Just remember: A higher IP rating doesn’t mean that one device is more rugged than another, or that it’s truly rugged. For example, an increasing number of consumer devices are rated IP67 or IP68. Yet, they rarely have more than a single USB port, if they have any I/O ports at all. Thus, designing those devices against ingress protection isn’t as big of a challenge. However, devices used for professional purposes require a significant number of I/O to support industry applications and interface with specialized equipment and machinery. Consequently, it takes great deal of engineering to design ingress protection into truly rugged devices.
Look Beyond the Surface: Understanding the Rugged Design
Though it may be tempting to take a device’s rugged specs at face value, it’s important to understand the rugged design of a device when trying to determine its true performance, reliability, and longevity capabilities. While rugged devices are always designed differently than consumer-grade technology to meet both the MIL-STD-810G and IP rating standards, not all rugged devices are designed to the same quality standards—starting with the core materials used.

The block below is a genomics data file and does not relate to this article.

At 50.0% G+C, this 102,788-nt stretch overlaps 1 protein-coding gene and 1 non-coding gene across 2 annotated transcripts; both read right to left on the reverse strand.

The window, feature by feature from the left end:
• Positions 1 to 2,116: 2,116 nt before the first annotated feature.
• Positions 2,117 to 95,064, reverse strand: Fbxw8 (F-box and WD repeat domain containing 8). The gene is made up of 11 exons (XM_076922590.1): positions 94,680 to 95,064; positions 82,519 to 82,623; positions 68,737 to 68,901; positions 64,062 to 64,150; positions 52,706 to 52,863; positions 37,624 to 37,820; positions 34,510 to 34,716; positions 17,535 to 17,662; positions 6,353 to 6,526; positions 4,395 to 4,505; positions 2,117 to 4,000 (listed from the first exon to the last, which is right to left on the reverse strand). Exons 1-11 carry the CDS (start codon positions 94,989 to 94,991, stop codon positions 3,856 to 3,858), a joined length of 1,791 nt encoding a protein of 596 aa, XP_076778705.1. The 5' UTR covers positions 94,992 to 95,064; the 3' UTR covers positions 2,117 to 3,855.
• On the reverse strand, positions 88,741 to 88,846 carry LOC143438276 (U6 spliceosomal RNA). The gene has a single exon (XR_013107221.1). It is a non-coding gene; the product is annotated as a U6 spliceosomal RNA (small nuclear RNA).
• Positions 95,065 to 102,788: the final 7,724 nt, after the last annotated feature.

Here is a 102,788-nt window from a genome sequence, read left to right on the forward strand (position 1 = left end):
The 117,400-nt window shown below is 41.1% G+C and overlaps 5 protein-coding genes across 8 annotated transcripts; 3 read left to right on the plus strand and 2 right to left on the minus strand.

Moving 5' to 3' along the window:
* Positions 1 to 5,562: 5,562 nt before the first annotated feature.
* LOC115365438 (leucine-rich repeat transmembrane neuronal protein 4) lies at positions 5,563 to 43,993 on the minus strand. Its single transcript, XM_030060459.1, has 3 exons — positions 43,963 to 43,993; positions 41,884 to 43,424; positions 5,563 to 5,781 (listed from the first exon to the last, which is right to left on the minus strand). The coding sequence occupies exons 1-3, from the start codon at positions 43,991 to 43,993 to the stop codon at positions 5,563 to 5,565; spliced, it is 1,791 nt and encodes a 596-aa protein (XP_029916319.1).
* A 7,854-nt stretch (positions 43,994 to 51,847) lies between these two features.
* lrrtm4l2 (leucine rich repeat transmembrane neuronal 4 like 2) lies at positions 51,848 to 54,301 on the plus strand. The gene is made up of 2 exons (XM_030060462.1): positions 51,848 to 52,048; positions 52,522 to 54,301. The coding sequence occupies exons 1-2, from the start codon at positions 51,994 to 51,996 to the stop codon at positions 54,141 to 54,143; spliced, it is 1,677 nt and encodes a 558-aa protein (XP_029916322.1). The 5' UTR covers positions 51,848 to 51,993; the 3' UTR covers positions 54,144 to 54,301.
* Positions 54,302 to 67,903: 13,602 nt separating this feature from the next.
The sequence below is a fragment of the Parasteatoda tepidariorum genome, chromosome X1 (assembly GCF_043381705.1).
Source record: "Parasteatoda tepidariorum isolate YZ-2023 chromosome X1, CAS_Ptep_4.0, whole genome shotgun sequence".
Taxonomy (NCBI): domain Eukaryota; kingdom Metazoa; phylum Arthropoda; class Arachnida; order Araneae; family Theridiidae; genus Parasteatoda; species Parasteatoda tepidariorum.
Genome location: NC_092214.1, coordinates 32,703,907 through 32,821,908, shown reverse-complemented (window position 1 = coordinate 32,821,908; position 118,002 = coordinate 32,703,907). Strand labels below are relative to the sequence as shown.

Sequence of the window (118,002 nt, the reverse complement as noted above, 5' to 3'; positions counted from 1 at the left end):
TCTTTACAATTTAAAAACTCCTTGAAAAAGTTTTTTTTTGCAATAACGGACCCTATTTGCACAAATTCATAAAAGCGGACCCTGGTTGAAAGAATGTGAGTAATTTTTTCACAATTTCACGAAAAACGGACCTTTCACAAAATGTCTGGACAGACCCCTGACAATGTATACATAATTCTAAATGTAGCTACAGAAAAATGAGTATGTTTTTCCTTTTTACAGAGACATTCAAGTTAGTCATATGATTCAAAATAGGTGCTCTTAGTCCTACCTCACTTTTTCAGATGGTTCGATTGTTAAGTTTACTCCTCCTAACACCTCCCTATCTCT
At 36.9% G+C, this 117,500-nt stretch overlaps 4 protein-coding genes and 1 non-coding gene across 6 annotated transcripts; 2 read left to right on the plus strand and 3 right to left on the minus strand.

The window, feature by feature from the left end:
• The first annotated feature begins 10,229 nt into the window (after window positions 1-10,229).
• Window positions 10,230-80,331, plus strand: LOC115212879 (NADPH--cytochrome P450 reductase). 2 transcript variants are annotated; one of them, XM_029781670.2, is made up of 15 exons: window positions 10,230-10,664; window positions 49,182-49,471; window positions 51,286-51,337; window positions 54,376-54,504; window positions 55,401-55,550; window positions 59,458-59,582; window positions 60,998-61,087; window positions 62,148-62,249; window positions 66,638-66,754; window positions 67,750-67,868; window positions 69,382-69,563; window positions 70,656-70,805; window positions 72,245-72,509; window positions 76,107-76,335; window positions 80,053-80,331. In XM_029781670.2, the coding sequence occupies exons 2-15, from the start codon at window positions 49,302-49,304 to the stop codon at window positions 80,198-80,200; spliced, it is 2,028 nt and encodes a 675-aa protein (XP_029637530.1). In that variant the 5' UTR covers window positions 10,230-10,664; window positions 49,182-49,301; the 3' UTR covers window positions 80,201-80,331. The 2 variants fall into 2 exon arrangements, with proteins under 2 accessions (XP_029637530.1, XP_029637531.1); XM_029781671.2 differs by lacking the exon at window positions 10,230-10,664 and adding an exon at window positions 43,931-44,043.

Most consumer devices have aluminum or steel cores, which are moderately sturdy in their own right, but will certainly falter under extreme pressure. In contrast, top-performing rugged devices are designed with magnesium alloy cores, which not only are lightweight, but field-proven to withstand incredible pressure and shock from drops, hits and bumps (Fig. 1). In addition, the best rugged devices will be constructed with bright displays that incorporate anti-smudge and anti-reflective technology to enable easy high-definition viewing of detailed documents and images day or night, as well as thin, yet heavy-duty, glass to provide additional screen protection against drops or other impacts.
1. The Xplore XBOOK L10 boasts some of the fastest speeds of any rugged devices. It has Android and Windows operating-system capabilities, putting its performance on par with consumer devices.